Truck No. 77 history
Red Horse Racing debuted in 2004 as Clean Line Motorsports. It was owned by Daniel Whitt and fielded the No. 38 Ford for his son Brandon. The team debuted at Mesa Marin Speedway finishing 19th. Clean Line was purchased by retired Mobil Oil executive Tom DeLoach, and championship crew chief/sports commentator Jeff Hammond before the 2005 season and was renamed Red Horse Racing. Whitt grabbed the team's first win at Memphis from the pole.
For the 2006 season, David Starr, former driver of the No. 75 Spears Chevy Silverado, drove the team's Toyotas, which switched from No. 38 to No. 11. Starr then won the fourth race of the season at Martinsville and finished fourth in the standings. Despite their success, the team was forced to release Starr at the end of the year due to a lack of sponsorship. He was replaced by Aaron Fike in 2007, and the team switched numbers again, to No. 1. After Fike was arrested in Ohio for drug use, Busch Series drivers David Green and Jason Leffler rounded out the season for the team, and Whitt returned at Atlanta. For 2008, David Starr returned to RHR after departing for Circle Bar Racing, with the team running the No. 11. The team's reunion would garner them four top fives and eight top tens but only a 12th-place points finish. Starr would again depart the team, taking new sponsor Zachry Holdings with him to HT Motorsports. Red Horse would bring along former ARCA driver T. J. Bell, who had five top-tens and finished fifteenth in points. The team switched to the No. 1 and hired former Formula 1 driver Nelson Piquet, Jr. briefly. The team returned as the No. 11 truck in 2012, with Todd Bodine. Though the deal was originally intended for Daytona, the team ran the full season with limited sponsorship, with Bodine returning to victory lane at Dover. At the end of the season, Bodine was unable to come up with the sponsorship to return, and left the team.
For 2013, 3-time NASCAR Toyota Series champion Germán Quiroga would replace Bodine in the renumbered 77 truck, with Net10 Wireless sponsoring 12 races. OtterBox would sign on as a nine race sponsor in June. In July, Quiroga became the first Mexican-born driver to win a pole in a NASCAR national series race, breaking the Truck Series qualifying record at Iowa Speedway. Quiroga earned two third-place finishes and six total top tens to finish 13th in points.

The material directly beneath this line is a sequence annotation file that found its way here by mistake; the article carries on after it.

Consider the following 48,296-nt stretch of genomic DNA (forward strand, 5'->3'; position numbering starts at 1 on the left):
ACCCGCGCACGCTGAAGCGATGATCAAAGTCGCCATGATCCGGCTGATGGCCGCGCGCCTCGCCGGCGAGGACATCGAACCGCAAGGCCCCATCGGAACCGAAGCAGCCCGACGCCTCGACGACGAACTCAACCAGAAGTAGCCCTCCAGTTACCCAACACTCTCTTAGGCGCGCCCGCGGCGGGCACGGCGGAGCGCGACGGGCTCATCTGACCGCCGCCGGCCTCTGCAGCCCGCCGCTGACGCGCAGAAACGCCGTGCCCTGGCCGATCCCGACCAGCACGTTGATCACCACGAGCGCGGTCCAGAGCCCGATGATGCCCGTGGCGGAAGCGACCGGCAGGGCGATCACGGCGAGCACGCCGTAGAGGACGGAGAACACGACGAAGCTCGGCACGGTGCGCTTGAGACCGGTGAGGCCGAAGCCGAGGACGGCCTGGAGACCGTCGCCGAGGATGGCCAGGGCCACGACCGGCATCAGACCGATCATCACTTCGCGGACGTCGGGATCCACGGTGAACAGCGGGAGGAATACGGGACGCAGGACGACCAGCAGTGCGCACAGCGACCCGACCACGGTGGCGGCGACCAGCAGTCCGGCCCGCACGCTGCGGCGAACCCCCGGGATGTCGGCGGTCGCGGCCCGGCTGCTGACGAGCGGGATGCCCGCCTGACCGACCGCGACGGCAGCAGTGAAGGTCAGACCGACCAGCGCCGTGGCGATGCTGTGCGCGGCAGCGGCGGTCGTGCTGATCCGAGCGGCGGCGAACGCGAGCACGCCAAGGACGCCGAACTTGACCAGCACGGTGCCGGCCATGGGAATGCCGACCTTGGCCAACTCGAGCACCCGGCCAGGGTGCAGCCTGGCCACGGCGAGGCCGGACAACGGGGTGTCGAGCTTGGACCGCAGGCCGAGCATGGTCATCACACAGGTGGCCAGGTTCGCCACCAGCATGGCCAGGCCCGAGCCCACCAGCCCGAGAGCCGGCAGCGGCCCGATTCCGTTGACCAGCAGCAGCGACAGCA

Quiroga returned to the 77 truck in 2014 with veteran crew chief Butch Hylton, and came close to winning on several occasions. In June, Quiroga battled Darrell Wallace, Jr. in the closing laps at Gateway Motorsports Park, ultimately finishing second. In August, Quiroga would battle Ryan Blaney at Canadian Tire Motorsports Park, passing Blaney through the final two turns before Blaney got back around him on the front stretch. At Martinsville in October, Quiroga made a daring three-wide pass with 13 laps to go, spinning out and settling for 10th place. At Texas in November, Quiroga led 12 laps late in the race before being passed by Kyle Busch on a green-white-checker restart, then spinning out racing his teammate Timothy Peters on the last lap. Quiroga scored three top fives and 10 top tens en route to a 6th-place points finish. Quiroga didn't return with Red Horse Racing in 2015, and moving the No. 77 points to the No. 11 points.
Car No. 71 history
The team has made one Nationwide Series start with Truck Series driver, Justin Lofton in the No. 71 WeekendWarriorsTV.com Toyota Camry at Texas Motor Speedway in the 2010 O'Reilly 300 and finished 37th after starting 31st.
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- "Tifft undergoes surgery to remove brain tumor". Retrieved 2016-09-06.
- Menzer, Joe. "Brett Moffitt earns first career win in exciting Truck Series finish". Retrieved 2016-09-06.
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- Pockrass, Bob (February 6, 2012). "Two-time champ Todd Bodine lands truck ride for Daytona". SceneDaily.com. Retrieved February 25, 2012.
- "NASCAR Truck Series: Todd Bodine may be out at Red Horse Racing". Sporting News. 2012-11-27. Retrieved 2017-03-24.
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- "2010 Official Race Results : O'Reilly 300". NASCAR. Archived from the original on May 3, 2012. Retrieved February 25, 2012.